Programming emergency

What constants in our pid should we retune so that the robot doesn’t turn slightly at the end of a straight path.
This is urgent. Please help!!!

:sos::sos::sos::sos:

1 Like

It’s hard to help without a sample of your code- you should post that if you want specific advice. In general, here are a few pointers:

Tuning: there are various ways to tune a PID control loop for varying levels of accuracy. The easiest method I am aware of is setting all three constants to zero, and then setting P to some arbitrary value. From there, double P until you see oscillation, and then halve it. That would be your P. Using that determined value, tune I and D in the same manner, one at a time.

That being said, this doesn’t really sound like a tuning issue to me, so much as a code/mechanical issue. Without more information about your code or sensors, it’s somewhat hard to tell what your particular issue is, but I have two pointers:

  1. Make sure your chassis sides are being assigned the same power values. Independent assignment of power based on separate encoders can work, but it relies on very little drift and a well built drive base. Try calculating error based on the average of every encoder and assigning every motor the same value. If this is what you are doing, it also may be worth trying the opposite.

  2. Apply a correction factor. This is definitely more of a workaround than a real fix, Essentially, take the difference between the travel distance of your two sides (Left-Right) and assign a new P constant to it. For convenience, we’ll call this number C. If you add C to the right side and subtract it from the left side, this could solve the problem, but the constant you multiply the difference between encoders by will also need to be tuned.

With all that said, we really need code to diagnose the issue.

10 Likes

cons
Straight
turn
This is our code. We’re only using the motors encoders. Please take a look and tell me if there is anything wrong with it.

1 Like

Looking at your driving code, I don’t see anything obvious that would cause a turn at the end. My guess is that one side of your drive base is higher friction than the other. You could try to fix this mechanically, by making sure your wheel assemblies are well aligned and using lube.

FYI, you can test how much power is used to turn the wheel at full speed by turning your robot on its side, navigating to the devices menu on the brain screen, selecting each motor, and pressing the arrow until it reports that it is spinning at max speed. It will also tell you how many watts it takes to maintain speed. This number would ideally be the same for every wheel assembly, and I’m guessing it’s not.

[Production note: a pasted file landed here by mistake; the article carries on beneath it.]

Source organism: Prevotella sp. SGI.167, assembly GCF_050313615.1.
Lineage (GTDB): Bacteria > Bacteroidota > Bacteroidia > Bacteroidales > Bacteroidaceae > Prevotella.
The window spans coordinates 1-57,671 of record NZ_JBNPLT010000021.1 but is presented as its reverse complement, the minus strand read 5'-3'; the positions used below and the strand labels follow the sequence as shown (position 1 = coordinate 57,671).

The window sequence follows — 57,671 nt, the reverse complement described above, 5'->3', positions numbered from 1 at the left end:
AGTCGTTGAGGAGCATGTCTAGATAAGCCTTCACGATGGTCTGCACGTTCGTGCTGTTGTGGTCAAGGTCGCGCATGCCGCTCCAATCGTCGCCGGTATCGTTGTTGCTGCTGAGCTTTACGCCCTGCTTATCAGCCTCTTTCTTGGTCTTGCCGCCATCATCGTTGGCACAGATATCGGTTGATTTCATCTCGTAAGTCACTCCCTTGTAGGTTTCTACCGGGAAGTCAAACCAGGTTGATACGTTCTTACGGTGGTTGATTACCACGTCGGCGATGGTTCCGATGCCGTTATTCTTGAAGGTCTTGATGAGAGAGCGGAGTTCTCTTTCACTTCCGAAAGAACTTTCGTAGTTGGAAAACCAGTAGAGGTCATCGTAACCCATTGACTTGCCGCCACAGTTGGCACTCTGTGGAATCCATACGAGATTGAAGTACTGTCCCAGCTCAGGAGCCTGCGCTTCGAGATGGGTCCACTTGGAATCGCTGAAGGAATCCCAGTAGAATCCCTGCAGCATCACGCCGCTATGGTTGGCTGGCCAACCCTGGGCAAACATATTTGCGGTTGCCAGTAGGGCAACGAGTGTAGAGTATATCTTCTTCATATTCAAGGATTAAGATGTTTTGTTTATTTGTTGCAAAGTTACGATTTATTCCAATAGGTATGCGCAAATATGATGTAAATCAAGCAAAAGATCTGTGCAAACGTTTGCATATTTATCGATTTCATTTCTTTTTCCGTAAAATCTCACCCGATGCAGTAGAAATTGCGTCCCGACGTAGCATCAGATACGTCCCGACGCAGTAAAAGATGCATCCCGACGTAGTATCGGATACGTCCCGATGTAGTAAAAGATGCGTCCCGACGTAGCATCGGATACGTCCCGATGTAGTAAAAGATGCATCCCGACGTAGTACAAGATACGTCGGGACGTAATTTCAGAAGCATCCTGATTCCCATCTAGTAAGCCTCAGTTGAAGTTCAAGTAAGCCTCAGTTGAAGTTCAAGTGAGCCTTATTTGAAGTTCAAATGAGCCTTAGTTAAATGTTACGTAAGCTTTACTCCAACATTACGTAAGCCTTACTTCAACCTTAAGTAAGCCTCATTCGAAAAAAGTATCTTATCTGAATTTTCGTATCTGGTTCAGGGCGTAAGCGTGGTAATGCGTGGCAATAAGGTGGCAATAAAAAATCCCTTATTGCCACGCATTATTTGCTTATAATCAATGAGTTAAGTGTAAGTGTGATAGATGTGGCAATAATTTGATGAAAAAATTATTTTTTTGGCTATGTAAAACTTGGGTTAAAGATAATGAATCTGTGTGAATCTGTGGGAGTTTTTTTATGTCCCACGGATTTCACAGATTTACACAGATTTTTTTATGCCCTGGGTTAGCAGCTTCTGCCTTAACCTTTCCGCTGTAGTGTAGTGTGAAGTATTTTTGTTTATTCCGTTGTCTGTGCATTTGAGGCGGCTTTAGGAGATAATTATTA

My second suggestion would be to calculate motor power individually. Essentially, calculate 2 lateralMotion values, one for the left error and one for the right error. This would ensure that each side independently reaches the desired distance, but can also result in drift to one side if one side accelerates faster at the beginning.

Finally, I’m just going to re-emphasize this as a possible solution, my PID code incorporates this:

But again, my guess is that your problem is mechanical, so you should start there.

4 Likes

I’m noticing also that you’re using motor.move(). If I’m not mistaken, that’s voltage control. I would actually suggest changing to velocity control (move_velocity?), this will make your base less sensitive to small differences in weight of the robot and different friction between assemblies.

2 Likes

Generally when using PID you use voltage control, because otherwise if you use velocity control then you are effectively putting the output of your PID loop into another PID loop, which can cause strange behavior.

7 Likes

if it turns at the end, implement drift correction

what is velocity control?

As @dashwsd said in the post above mine, move_velocity is a function that uses velocity control. Velocity control uses a built in PID loop on the motor itself to control the motor voltage.

3 Likes

I know velocity is PID controlled as well, but if you take the time to tune it I’ve found that it is actually faster than PID based on voltage. I think this is because the motors can actually brake as they approach the target instead of just slowing down.

3 Likes

There’s a chance it could be a mechanical issue so rule that out first.
I would reccomend writing a program to print out the encoder values for the right and left sides then comparing them after moving in a straight line (with the unwanted turn)

If the values are the same after a straight line + slight turn, it means the encoders aren't picking up the turn

It’s most likely a combination of backlash between the wheel and the internal encoder and the wheels slipping. If the encoders picked up the chassis turning after a straight line, the control loop should straighten out the robot.

My team switched to external encoders because we’ve always found the internal encoders inaccurate and prone to wheel slip.

If the values are different after a straight line + slight turn, it means the control loop isn't straightening the robot.

As dashwsd pointed out, the Ziegler-Nicholas method is relatively simple method to tune a PID. Bear in mind that each system/envoirment is different, even moving to a different field could require slight re-tuning

2 Likes

I believe they are actually pretty decent…

Linaertica, for this slew control is the most useful thing I know of.

1 Like